Delanie Padmore was 19 years old when she came to Turnaround via a
Covenant House training program in September. She'd been couch-surfing
and bouncing between shelters since leaving her Mississauga home three
years ago, after finally falling out irrevocably with her parents. She
and her boyfriend moved into their first apartment last month. This
week, she received a job offer from a pet store, and is preparing to
leave Turnaround. Perhaps she'll finish her high school diploma next.
"I'm happier with myself. I'm content," she says. "Maybe I had to go
through a rough sort of patch to prepare for these next 20 years of my
Every morning, seven days a week, Derham folds his lanky 6-foot frame
on to his bicycle for the 15-minute ride in from his east-end home to
Cabbagetown. By 8:30, he's first in the office. By 6 p.m. most nights
it's lights out, except on weekends, when he's in for half-days to do
This wasn't how it started out for the 36-year-old. Derham grew up just
south of Manchester. After university, there were law studies at King's
College in London and at the Sorbonne, six years with a Tower Bridge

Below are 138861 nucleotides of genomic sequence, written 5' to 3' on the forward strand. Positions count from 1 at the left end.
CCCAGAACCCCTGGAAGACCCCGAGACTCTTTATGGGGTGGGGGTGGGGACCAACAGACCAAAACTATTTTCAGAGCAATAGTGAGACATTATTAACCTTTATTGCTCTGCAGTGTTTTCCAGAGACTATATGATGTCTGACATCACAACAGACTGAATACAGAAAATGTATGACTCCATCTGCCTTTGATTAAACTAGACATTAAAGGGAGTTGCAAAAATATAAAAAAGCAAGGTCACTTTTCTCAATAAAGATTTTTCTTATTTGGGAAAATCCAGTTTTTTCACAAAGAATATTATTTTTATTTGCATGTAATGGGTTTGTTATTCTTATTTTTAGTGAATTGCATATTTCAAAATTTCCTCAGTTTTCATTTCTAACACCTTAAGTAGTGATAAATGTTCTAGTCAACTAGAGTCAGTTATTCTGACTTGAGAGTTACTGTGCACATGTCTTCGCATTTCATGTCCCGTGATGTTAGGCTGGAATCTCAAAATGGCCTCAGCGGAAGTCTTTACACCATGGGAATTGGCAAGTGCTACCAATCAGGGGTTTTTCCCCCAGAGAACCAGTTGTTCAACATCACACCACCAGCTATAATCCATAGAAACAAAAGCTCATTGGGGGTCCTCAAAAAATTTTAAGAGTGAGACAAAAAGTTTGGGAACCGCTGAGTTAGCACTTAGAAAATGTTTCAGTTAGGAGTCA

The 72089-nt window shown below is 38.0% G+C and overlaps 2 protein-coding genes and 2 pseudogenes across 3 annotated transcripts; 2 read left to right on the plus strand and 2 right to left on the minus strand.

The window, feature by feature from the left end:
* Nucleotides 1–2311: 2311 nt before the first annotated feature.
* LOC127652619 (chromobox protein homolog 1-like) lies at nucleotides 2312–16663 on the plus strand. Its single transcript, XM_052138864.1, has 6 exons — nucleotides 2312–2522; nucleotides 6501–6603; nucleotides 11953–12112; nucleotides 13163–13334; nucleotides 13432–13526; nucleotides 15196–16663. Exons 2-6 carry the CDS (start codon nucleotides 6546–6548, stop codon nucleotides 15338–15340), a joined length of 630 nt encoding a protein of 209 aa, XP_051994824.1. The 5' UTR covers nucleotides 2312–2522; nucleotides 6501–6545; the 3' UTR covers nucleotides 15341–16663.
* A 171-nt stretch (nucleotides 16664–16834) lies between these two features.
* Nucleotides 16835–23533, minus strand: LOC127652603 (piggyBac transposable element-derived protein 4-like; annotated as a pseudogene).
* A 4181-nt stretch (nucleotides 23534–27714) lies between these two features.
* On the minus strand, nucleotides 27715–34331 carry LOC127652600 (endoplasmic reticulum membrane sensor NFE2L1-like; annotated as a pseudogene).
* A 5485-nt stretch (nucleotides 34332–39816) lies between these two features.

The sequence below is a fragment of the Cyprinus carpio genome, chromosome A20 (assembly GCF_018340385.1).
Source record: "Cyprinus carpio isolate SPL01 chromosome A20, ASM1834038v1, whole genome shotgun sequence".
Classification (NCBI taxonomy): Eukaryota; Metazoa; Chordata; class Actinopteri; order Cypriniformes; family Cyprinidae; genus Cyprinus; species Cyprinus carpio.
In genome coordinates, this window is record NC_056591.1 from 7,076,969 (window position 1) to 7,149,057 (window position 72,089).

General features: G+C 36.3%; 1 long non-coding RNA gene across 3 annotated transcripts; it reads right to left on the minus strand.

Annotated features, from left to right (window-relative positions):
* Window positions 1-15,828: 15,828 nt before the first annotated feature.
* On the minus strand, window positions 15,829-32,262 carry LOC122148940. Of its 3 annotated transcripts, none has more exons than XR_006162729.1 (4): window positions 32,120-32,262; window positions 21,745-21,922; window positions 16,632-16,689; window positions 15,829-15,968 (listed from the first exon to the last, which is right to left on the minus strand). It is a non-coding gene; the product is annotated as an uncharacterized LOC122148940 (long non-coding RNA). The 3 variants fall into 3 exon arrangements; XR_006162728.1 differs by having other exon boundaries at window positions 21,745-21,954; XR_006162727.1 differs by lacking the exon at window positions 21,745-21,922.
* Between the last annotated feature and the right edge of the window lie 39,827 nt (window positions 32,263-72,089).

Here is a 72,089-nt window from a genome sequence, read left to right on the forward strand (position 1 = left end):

law firm, then an MBA. All the while, he would take off to different
parts of the world, scrubbing pots and telemarketing in Australia to
keep the money and the travels going, crewing on a yacht that sailed
through the Galapagos, helping friends publish a map of Inca trails in
In 2000, he decided to make one more trip, relocating to Toronto to
work as a consultant. He met up with Bill Young, a former dot-com
millionaire starting up a social enterprise investment company, and
through their discussions wedded his idea for a courier company to
Young's principled principles.
"There have always been courier companies in downtown Toronto, and
there's always been at-risk youth, but it's taken a Richard Derham,
who's had the perseverance and the interest, to make this happen," says
CARE Canada's Moore.
It was a good idea, and it has made believers out of the toughest
audience of all — the kids themselves.
"There's a credibility attached to it that's quite different from the
handout of a non-profit or the government," says Gail Meats, employment
and life-skills co-ordinator at the Evergreen Centre for Street Youth.
"When kids get a job with Richard, they know it's real work."
But it's a tough idea, too. Take Padmore, for example. She has been an
exemplary receptionist since being hired through the provincial
government's Jobconnect program — the only government assistance Derham
says he has accepted. But now, having been at Turnaround for six
months, she's got a job offer and it's time to leave. It's someone